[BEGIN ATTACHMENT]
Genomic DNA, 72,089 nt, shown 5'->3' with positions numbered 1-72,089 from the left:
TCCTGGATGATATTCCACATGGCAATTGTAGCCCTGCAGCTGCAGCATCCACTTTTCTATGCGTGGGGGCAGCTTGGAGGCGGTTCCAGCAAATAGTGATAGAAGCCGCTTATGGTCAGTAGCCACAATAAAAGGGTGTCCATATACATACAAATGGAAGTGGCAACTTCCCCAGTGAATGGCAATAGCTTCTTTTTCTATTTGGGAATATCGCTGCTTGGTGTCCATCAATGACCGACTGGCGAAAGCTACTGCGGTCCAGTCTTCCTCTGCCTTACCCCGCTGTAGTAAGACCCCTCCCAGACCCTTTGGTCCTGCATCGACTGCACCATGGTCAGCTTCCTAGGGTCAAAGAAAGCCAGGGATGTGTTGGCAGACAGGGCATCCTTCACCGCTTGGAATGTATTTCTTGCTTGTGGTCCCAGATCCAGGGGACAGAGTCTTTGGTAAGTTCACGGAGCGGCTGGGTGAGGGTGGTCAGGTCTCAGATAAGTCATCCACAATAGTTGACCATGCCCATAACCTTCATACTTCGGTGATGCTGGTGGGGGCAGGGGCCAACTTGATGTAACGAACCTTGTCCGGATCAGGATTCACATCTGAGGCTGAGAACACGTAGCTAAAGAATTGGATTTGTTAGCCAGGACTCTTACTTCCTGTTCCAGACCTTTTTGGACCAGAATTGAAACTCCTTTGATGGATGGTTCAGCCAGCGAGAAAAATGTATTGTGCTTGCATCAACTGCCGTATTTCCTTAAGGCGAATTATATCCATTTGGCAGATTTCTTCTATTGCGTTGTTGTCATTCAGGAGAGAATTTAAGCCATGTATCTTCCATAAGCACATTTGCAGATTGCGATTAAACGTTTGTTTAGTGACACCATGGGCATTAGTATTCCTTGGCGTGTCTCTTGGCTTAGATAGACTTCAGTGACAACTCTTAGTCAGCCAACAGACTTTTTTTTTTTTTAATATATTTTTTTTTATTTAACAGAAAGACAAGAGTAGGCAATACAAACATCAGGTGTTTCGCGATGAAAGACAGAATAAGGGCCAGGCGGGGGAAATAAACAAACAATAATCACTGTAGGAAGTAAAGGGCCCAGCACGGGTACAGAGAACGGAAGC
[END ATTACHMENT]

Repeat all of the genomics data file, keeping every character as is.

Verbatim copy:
Genomic DNA, 72,089 nt, shown 5'->3' with positions numbered 1-72,089 from the left:
TCCTGGATGATATTCCACATGGCAATTGTAGCCCTGCAGCTGCAGCATCCACTTTTCTATGCGTGGGGGCAGCTTGGAGGCGGTTCCAGCAAATAGTGATAGAAGCCGCTTATGGTCAGTAGCCACAATAAAAGGGTGTCCATATACATACAAATGGAAGTGGCAACTTCCCCAGTGAATGGCAATAGCTTCTTTTTCTATTTGGGAATATCGCTGCTTGGTGTCCATCAATGACCGACTGGCGAAAGCTACTGCGGTCCAGTCTTCCTCTGCCTTACCCCGCTGTAGTAAGACCCCTCCCAGACCCTTTGGTCCTGCATCGACTGCACCATGGTCAGCTTCCTAGGGTCAAAGAAAGCCAGGGATGTGTTGGCAGACAGGGCATCCTTCACCGCTTGGAATGTATTTCTTGCTTGTGGTCCCAGATCCAGGGGACAGAGTCTTTGGTAAGTTCACGGAGCGGCTGGGTGAGGGTGGTCAGGTCTCAGATAAGTCATCCACAATAGTTGACCATGCCCATAACCTTCATACTTCGGTGATGCTGGTGGGGGCAGGGGCCAACTTGATGTAACGAACCTTGTCCGGATCAGGATTCACATCTGAGGCTGAGAACACGTAGCTAAAGAATTGGATTTGTTAGCCAGGACTCTTACTTCCTGTTCCAGACCTTTTTGGACCAGAATTGAAACTCCTTTGATGGATGGTTCAGCCAGCGAGAAAAATGTATTGTGCTTGCATCAACTGCCGTATTTCCTTAAGGCGAATTATATCCATTTGGCAGATTTCTTCTATTGCGTTGTTGTCATTCAGGAGAGAATTTAAGCCATGTATCTTCCATAAGCACATTTGCAGATTGCGATTAAACGTTTGTTTAGTGACACCATGGGCATTAGTATTCCTTGGCGTGTCTCTTGGCTTAGATAGACTTCAGTGACAACTCTTAGTCAGCCAACAGACTTTTTTTTTTTTTAATATATTTTTTTTTATTTAACAGAAAGACAAGAGTAGGCAATACAAACATCAGGTGTTTCGCGATGAAAGACAGAATAAGGGCCAGGCGGGGGAAATAAACAAACAATAATCACTGTAGGAAGTAAAGGGCCCAGCACGGGTACAGAGAACGGAAGC